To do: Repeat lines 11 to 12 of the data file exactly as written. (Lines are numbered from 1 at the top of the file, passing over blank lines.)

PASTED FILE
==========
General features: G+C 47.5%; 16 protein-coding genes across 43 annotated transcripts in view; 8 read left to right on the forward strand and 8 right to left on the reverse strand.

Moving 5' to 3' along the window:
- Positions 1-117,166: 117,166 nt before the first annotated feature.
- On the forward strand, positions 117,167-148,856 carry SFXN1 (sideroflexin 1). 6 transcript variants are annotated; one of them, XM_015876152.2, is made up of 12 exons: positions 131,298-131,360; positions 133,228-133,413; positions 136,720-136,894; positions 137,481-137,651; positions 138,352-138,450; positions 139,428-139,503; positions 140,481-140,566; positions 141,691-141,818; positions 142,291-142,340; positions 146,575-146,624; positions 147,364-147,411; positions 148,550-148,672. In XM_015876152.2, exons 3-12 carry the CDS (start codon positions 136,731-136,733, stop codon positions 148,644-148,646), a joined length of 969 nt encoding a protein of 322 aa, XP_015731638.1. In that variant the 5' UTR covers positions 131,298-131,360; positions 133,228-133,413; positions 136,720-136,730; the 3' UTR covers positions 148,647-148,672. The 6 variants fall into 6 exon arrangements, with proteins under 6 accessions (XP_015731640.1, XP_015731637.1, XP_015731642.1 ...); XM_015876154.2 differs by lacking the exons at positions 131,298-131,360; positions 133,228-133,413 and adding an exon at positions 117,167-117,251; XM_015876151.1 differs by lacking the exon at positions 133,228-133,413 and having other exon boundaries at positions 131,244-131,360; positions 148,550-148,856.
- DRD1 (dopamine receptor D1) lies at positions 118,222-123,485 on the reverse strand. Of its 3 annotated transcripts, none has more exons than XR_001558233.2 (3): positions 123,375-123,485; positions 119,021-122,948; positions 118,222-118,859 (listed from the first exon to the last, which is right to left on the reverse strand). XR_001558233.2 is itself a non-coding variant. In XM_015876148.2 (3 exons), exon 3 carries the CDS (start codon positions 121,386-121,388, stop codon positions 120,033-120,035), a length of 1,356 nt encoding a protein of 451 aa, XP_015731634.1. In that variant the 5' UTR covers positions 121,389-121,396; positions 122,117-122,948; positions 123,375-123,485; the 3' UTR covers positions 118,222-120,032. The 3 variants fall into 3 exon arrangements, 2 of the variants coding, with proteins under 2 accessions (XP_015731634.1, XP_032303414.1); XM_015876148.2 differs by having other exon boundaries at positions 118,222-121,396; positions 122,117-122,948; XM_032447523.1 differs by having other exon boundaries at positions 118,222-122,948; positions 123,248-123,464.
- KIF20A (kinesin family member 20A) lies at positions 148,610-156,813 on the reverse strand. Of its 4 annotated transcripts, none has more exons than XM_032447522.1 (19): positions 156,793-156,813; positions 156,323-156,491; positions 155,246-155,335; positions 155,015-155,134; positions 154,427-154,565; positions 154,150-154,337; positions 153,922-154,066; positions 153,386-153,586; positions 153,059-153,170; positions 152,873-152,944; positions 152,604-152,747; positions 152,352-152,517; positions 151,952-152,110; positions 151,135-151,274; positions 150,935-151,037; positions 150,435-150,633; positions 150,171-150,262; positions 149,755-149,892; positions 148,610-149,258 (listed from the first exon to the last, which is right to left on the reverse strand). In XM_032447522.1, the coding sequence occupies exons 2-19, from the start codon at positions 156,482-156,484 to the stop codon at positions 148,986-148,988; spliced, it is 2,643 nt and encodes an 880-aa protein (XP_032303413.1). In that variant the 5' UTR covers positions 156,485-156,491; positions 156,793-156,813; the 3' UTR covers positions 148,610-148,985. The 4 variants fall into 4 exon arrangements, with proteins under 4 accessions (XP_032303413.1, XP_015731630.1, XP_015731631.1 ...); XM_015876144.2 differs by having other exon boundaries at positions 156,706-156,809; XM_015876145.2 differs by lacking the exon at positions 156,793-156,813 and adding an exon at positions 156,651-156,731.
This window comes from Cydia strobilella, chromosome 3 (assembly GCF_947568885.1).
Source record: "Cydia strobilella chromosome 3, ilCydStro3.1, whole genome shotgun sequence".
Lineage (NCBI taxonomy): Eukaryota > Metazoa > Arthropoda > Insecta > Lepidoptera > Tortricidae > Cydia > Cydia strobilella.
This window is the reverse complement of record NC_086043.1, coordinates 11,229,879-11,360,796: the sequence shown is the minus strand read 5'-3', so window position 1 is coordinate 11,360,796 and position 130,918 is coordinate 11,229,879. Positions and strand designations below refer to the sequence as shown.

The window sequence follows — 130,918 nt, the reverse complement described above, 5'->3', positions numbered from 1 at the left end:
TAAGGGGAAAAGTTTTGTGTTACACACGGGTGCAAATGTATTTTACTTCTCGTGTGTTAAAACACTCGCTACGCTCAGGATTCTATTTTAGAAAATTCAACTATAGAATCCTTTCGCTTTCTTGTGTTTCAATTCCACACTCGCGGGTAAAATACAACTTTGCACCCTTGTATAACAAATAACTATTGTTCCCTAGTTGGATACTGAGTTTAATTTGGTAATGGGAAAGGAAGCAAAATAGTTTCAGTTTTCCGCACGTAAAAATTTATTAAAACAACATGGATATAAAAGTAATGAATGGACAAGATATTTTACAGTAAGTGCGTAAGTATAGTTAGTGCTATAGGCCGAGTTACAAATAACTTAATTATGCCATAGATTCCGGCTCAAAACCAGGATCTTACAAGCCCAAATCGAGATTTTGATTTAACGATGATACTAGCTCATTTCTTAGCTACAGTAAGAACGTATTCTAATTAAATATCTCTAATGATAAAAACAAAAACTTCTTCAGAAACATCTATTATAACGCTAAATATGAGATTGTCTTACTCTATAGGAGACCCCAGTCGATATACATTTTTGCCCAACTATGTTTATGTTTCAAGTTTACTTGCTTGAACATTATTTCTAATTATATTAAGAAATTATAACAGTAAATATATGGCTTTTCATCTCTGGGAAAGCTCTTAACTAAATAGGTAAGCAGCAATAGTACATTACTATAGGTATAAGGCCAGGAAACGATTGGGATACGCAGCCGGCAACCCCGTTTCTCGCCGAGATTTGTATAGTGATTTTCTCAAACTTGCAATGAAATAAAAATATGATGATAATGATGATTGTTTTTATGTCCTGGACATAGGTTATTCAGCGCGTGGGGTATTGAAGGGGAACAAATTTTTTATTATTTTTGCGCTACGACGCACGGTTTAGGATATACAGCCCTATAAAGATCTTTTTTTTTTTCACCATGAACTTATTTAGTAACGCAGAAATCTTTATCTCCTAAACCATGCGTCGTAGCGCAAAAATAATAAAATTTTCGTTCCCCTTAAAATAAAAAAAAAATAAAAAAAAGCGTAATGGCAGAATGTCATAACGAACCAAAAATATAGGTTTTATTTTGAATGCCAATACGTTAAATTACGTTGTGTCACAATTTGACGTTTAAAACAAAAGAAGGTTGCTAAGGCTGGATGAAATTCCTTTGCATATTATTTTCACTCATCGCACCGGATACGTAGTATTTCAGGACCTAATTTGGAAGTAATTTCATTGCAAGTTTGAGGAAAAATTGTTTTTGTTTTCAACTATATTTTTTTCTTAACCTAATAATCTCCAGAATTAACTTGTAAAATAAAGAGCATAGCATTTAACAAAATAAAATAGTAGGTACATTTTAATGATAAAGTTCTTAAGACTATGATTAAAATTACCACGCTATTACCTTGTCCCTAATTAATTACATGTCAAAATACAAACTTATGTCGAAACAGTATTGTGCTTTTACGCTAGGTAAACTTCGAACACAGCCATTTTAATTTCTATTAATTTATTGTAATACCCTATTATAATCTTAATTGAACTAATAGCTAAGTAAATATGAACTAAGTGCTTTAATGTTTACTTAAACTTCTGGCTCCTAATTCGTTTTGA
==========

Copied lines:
The window sequence follows — 130,918 nt, the reverse complement described above, 5'->3', positions numbered from 1 at the left end:
TAAGGGGAAAAGTTTTGTGTTACACACGGGTGCAAATGTATTTTACTTCTCGTGTGTTAAAACACTCGCTACGCTCAGGATTCTATTTTAGAAAATTCAACTATAGAATCCTTTCGCTTTCTTGTGTTTCAATTCCACACTCGCGGGTAAAATACAACTTTGCACCCTTGTATAACAAATAACTATTGTTCCCTAGTTGGATACTGAGTTTAATTTGGTAATGGGAAAGGAAGCAAAATAGTTTCAGTTTTCCGCACGTAAAAATTTATTAAAACAACATGGATATAAAAGTAATGAATGGACAAGATATTTTACAGTAAGTGCGTAAGTATAGTTAGTGCTATAGGCCGAGTTACAAATAACTTAATTATGCCATAGATTCCGGCTCAAAACCAGGATCTTACAAGCCCAAATCGAGATTTTGATTTAACGATGATACTAGCTCATTTCTTAGCTACAGTAAGAACGTATTCTAATTAAATATCTCTAATGATAAAAACAAAAACTTCTTCAGAAACATCTATTATAACGCTAAATATGAGATTGTCTTACTCTATAGGAGACCCCAGTCGATATACATTTTTGCCCAACTATGTTTATGTTTCAAGTTTACTTGCTTGAACATTATTTCTAATTATATTAAGAAATTATAACAGTAAATATATGGCTTTTCATCTCTGGGAAAGCTCTTAACTAAATAGGTAAGCAGCAATAGTACATTACTATAGGTATAAGGCCAGGAAACGATTGGGATACGCAGCCGGCAACCCCGTTTCTCGCCGAGATTTGTATAGTGATTTTCTCAAACTTGCAATGAAATAAAAATATGATGATAATGATGATTGTTTTTATGTCCTGGACATAGGTTATTCAGCGCGTGGGGTATTGAAGGGGAACAAATTTTTTATTATTTTTGCGCTACGACGCACGGTTTAGGATATACAGCCCTATAAAGATCTTTTTTTTTTTCACCATGAACTTATTTAGTAACGCAGAAATCTTTATCTCCTAAACCATGCGTCGTAGCGCAAAAATAATAAAATTTTCGTTCCCCTTAAAATAAAAAAAAAATAAAAAAAAGCGTAATGGCAGAATGTCATAACGAACCAAAAATATAGGTTTTATTTTGAATGCCAATACGTTAAATTACGTTGTGTCACAATTTGACGTTTAAAACAAAAGAAGGTTGCTAAGGCTGGATGAAATTCCTTTGCATATTATTTTCACTCATCGCACCGGATACGTAGTATTTCAGGACCTAATTTGGAAGTAATTTCATTGCAAGTTTGAGGAAAAATTGTTTTTGTTTTCAACTATATTTTTTTCTTAACCTAATAATCTCCAGAATTAACTTGTAAAATAAAGAGCATAGCATTTAACAAAATAAAATAGTAGGTACATTTTAATGATAAAGTTCTTAAGACTATGATTAAAATTACCACGCTATTACCTTGTCCCTAATTAATTACATGTCAAAATACAAACTTATGTCGAAACAGTATTGTGCTTTTACGCTAGGTAAACTTCGAACACAGCCATTTTAATTTCTATTAATTTATTGTAATACCCTATTATAATCTTAATTGAACTAATAGCTAAGTAAATATGAACTAAGTGCTTTAATGTTTACTTAAACTTCTGGCTCCTAATTCGTTTTGA